Wall Street Holds Steadier Wednesday

NEW YORK (AP) -- U.S. stock indexes are holding steadier Wednesday following their worst day in weeks.

The S&P 500 was 0.2% higher in morning trading and clawing back a bit of its 0.7% loss from the prior day. The Dow Jones Industrial Average was up 64 points, or 0.2%, as of 10:10 a.m. Eastern time, and the Nasdaq composite was 0.1% higher.

Cal-Maine Foods rose 6% after reporting stronger profit for the latest quarter than expected by selling a record number of eggs. Intel, meanwhile, sank 6.2% after disclosing financial details about key parts of its business for the first time, including its foundry business, which is losing money.

Stocks have broadly slowed their roll since screaming 26% higher from November through March. Worries are rising that a remarkably resilient U.S. economy could prevent the Federal Reserve from delivering as many cuts to interest rates this year as earlier hoped. Critics have also been saying at least a pullback was overdue after stock prices had grown expensive by several measures.

The Fed has been indicating that it still may cut its main interest rate three times this year. Lowering its main rate from the highest level since 2001 would offer relief to the economy and financial system, while also boosting prices for investments. But Fed officials say they will start cutting only if more evidence arrives to show inflation is heading down toward their goal of 2%.

Several reports on the economy have come in stronger than expected recently. Such strength is encouraging to Wall Street because it means the economy continues to avoid a recession, and it should provide support for corporate profits. But it also could add upward pressure on inflation and discourage the Fed from cutting rates.

Traders took encouragement from a report on Wednesday morning showing that construction, retail and other U.S. services businesses continued to grow last month, but not by as much as economists expected. Perhaps more importantly, the report from the Institute from Supply Management also said that an index of prices paid was at its lowest level since March 2020. That's an encouraging trend for inflation.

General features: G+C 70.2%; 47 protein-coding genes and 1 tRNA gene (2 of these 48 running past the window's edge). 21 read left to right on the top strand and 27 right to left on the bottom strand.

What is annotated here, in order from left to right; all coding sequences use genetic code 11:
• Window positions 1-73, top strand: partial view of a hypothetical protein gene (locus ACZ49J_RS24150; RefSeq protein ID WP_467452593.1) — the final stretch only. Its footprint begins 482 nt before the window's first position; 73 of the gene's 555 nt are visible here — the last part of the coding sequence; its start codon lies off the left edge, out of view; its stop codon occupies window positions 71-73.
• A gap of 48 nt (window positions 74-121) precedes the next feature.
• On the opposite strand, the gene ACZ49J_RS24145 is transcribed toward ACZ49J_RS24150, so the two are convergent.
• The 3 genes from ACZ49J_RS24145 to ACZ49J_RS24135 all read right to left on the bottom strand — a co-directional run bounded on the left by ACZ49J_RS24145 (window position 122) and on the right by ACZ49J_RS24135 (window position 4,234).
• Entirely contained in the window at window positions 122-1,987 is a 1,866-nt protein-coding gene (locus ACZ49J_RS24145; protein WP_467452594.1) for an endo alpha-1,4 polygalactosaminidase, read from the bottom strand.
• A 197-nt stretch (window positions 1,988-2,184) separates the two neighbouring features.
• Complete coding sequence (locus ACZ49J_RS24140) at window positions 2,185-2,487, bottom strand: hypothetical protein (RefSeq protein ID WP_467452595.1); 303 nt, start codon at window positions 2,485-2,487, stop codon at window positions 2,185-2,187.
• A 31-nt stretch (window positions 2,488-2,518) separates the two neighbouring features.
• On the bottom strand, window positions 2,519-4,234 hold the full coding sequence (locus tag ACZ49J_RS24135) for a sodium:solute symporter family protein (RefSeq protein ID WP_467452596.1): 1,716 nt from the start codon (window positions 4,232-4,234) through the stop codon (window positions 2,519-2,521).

That followed a report from earlier in the morning that showed stronger gains than expected in hiring within the private sector. That report from the ADP Research Institute suggested employers accelerated their hiring last month, when economists were forecasting a slowdown.

A more comprehensive report on the job market for March will arrive from the U.S. government on Friday, and it will likely be the week's headline economic data.

Traders have already drastically reduced their expectations for how many times the Federal Reserve will cut interest rates this year, halving them from a forecast of six at the start of the year. Some are preparing for two or even zero cuts this year because the Fed may not want to begin lowering rates too close to November's election out of fear of appearing political.

In the bond market, yields rose to raise the pressure on stocks. The 10-year yield climbed to 4.39% from 4.36% late Tuesday. It trimmed its advance following the cooler-than-expected report on U.S. services businesses.

The two-year yield, which more closely tracks with expectations for Fed action, rose to 4.71% from 4.70%.

A climb in oil prices has also been adding pressure on inflation. A barrel of benchmark U.S. crude climbed again, up 0.9% to $85.78 to bring its gain for the year so far to nearly 20%. Brent crude, the international standard, rose by a similar amount and is up more than 16% so far in 2024.

In stock markets abroad, European indexes were mixed amid modest movements. A report showed that inflation in Europe cooled by more than expected in March, but analysts say that might not be enough to move up the European Central Bank's first cut to interest rates.

Asian markets fell more sharply earlier in the day, following up on Wall Street's losses from Tuesday. Indexes fell 1.7% in Seoul, 1% in Tokyo and 1.2% in Hong Kong.